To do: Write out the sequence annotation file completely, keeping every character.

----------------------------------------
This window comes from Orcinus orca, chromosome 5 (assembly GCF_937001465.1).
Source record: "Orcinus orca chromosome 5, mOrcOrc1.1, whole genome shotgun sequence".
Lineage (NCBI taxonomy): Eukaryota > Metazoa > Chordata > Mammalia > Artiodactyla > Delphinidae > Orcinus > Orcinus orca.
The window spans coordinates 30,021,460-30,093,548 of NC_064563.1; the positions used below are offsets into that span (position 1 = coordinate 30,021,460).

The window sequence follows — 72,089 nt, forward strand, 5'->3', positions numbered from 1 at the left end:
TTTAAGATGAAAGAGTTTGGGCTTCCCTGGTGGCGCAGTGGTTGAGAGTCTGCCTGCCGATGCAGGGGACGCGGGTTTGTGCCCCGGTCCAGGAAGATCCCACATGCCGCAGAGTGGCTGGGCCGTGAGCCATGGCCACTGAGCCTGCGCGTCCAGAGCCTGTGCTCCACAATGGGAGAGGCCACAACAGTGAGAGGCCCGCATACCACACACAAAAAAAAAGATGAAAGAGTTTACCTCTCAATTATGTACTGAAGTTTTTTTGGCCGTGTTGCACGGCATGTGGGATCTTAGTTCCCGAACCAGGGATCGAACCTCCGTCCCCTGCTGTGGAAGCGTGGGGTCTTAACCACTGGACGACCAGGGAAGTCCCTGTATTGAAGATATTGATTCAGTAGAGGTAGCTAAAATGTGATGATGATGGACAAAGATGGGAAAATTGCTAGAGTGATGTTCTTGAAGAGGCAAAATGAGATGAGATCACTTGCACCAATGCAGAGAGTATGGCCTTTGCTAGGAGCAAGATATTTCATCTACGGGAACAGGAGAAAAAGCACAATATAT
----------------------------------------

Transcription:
This window comes from Orcinus orca, chromosome 5 (assembly GCF_937001465.1).
Source record: "Orcinus orca chromosome 5, mOrcOrc1.1, whole genome shotgun sequence".
Lineage (NCBI taxonomy): Eukaryota > Metazoa > Chordata > Mammalia > Artiodactyla > Delphinidae > Orcinus > Orcinus orca.
The window spans coordinates 30,021,460-30,093,548 of NC_064563.1; the positions used below are offsets into that span (position 1 = coordinate 30,021,460).

The window sequence follows — 72,089 nt, forward strand, 5'->3', positions numbered from 1 at the left end:
TTTAAGATGAAAGAGTTTGGGCTTCCCTGGTGGCGCAGTGGTTGAGAGTCTGCCTGCCGATGCAGGGGACGCGGGTTTGTGCCCCGGTCCAGGAAGATCCCACATGCCGCAGAGTGGCTGGGCCGTGAGCCATGGCCACTGAGCCTGCGCGTCCAGAGCCTGTGCTCCACAATGGGAGAGGCCACAACAGTGAGAGGCCCGCATACCACACACAAAAAAAAAGATGAAAGAGTTTACCTCTCAATTATGTACTGAAGTTTTTTTGGCCGTGTTGCACGGCATGTGGGATCTTAGTTCCCGAACCAGGGATCGAACCTCCGTCCCCTGCTGTGGAAGCGTGGGGTCTTAACCACTGGACGACCAGGGAAGTCCCTGTATTGAAGATATTGATTCAGTAGAGGTAGCTAAAATGTGATGATGATGGACAAAGATGGGAAAATTGCTAGAGTGATGTTCTTGAAGAGGCAAAATGAGATGAGATCACTTGCACCAATGCAGAGAGTATGGCCTTTGCTAGGAGCAAGATATTTCATCTACGGGAACAGGAGAAAAAGCACAATATAT